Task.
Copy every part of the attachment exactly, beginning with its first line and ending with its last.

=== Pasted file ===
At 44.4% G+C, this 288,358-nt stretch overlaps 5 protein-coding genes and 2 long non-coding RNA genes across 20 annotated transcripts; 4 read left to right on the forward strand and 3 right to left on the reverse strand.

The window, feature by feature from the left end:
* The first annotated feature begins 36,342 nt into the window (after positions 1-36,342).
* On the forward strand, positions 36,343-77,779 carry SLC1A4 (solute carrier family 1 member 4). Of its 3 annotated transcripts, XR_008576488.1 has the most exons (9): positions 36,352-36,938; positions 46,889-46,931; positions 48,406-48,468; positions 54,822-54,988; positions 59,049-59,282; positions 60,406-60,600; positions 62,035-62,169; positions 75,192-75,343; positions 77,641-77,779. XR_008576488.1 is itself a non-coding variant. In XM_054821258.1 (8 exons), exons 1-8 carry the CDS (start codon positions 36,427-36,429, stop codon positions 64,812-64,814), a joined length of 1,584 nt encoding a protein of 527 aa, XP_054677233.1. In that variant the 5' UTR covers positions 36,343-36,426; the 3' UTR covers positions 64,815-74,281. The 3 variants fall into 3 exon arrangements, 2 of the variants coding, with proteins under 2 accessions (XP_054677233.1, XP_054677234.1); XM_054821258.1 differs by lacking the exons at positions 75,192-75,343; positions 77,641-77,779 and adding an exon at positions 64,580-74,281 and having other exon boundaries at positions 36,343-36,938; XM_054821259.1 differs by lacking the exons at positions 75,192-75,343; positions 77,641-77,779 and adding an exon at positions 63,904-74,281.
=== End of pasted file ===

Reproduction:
At 44.4% G+C, this 288,358-nt stretch overlaps 5 protein-coding genes and 2 long non-coding RNA genes across 20 annotated transcripts; 4 read left to right on the forward strand and 3 right to left on the reverse strand.

The window, feature by feature from the left end:
* The first annotated feature begins 36,342 nt into the window (after positions 1-36,342).
* On the forward strand, positions 36,343-77,779 carry SLC1A4 (solute carrier family 1 member 4). Of its 3 annotated transcripts, XR_008576488.1 has the most exons (9): positions 36,352-36,938; positions 46,889-46,931; positions 48,406-48,468; positions 54,822-54,988; positions 59,049-59,282; positions 60,406-60,600; positions 62,035-62,169; positions 75,192-75,343; positions 77,641-77,779. XR_008576488.1 is itself a non-coding variant. In XM_054821258.1 (8 exons), exons 1-8 carry the CDS (start codon positions 36,427-36,429, stop codon positions 64,812-64,814), a joined length of 1,584 nt encoding a protein of 527 aa, XP_054677233.1. In that variant the 5' UTR covers positions 36,343-36,426; the 3' UTR covers positions 64,815-74,281. The 3 variants fall into 3 exon arrangements, 2 of the variants coding, with proteins under 2 accessions (XP_054677233.1, XP_054677234.1); XM_054821258.1 differs by lacking the exons at positions 75,192-75,343; positions 77,641-77,779 and adding an exon at positions 64,580-74,281 and having other exon boundaries at positions 36,343-36,938; XM_054821259.1 differs by lacking the exons at positions 75,192-75,343; positions 77,641-77,779 and adding an exon at positions 63,904-74,281.